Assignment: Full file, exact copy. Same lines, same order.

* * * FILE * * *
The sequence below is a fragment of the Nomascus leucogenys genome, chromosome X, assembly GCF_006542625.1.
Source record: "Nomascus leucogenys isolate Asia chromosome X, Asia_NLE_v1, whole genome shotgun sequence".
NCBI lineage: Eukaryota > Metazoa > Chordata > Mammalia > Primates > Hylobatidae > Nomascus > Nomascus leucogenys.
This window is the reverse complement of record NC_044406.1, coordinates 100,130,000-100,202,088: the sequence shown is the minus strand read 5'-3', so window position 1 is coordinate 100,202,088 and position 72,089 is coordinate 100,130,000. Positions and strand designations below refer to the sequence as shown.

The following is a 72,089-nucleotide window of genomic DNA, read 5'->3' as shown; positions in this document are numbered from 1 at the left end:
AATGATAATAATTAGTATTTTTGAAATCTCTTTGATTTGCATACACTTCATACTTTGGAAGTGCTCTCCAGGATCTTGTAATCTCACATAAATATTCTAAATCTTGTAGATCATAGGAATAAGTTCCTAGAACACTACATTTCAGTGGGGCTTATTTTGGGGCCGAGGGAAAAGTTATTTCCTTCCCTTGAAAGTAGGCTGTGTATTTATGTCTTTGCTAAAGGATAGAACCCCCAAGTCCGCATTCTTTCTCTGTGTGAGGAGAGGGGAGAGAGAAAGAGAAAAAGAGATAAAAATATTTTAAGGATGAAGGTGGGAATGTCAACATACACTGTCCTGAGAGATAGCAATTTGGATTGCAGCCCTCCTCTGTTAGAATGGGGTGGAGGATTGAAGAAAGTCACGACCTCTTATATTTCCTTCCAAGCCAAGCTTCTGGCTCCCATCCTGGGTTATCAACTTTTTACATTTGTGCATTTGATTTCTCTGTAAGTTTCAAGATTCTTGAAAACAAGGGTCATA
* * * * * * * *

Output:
The sequence below is a fragment of the Nomascus leucogenys genome, chromosome X, assembly GCF_006542625.1.
Source record: "Nomascus leucogenys isolate Asia chromosome X, Asia_NLE_v1, whole genome shotgun sequence".
NCBI lineage: Eukaryota > Metazoa > Chordata > Mammalia > Primates > Hylobatidae > Nomascus > Nomascus leucogenys.
This window is the reverse complement of record NC_044406.1, coordinates 100,130,000-100,202,088: the sequence shown is the minus strand read 5'-3', so window position 1 is coordinate 100,202,088 and position 72,089 is coordinate 100,130,000. Positions and strand designations below refer to the sequence as shown.

The following is a 72,089-nucleotide window of genomic DNA, read 5'->3' as shown; positions in this document are numbered from 1 at the left end:
AATGATAATAATTAGTATTTTTGAAATCTCTTTGATTTGCATACACTTCATACTTTGGAAGTGCTCTCCAGGATCTTGTAATCTCACATAAATATTCTAAATCTTGTAGATCATAGGAATAAGTTCCTAGAACACTACATTTCAGTGGGGCTTATTTTGGGGCCGAGGGAAAAGTTATTTCCTTCCCTTGAAAGTAGGCTGTGTATTTATGTCTTTGCTAAAGGATAGAACCCCCAAGTCCGCATTCTTTCTCTGTGTGAGGAGAGGGGAGAGAGAAAGAGAAAAAGAGATAAAAATATTTTAAGGATGAAGGTGGGAATGTCAACATACACTGTCCTGAGAGATAGCAATTTGGATTGCAGCCCTCCTCTGTTAGAATGGGGTGGAGGATTGAAGAAAGTCACGACCTCTTATATTTCCTTCCAAGCCAAGCTTCTGGCTCCCATCCTGGGTTATCAACTTTTTACATTTGTGCATTTGATTTCTCTGTAAGTTTCAAGATTCTTGAAAACAAGGGTCATA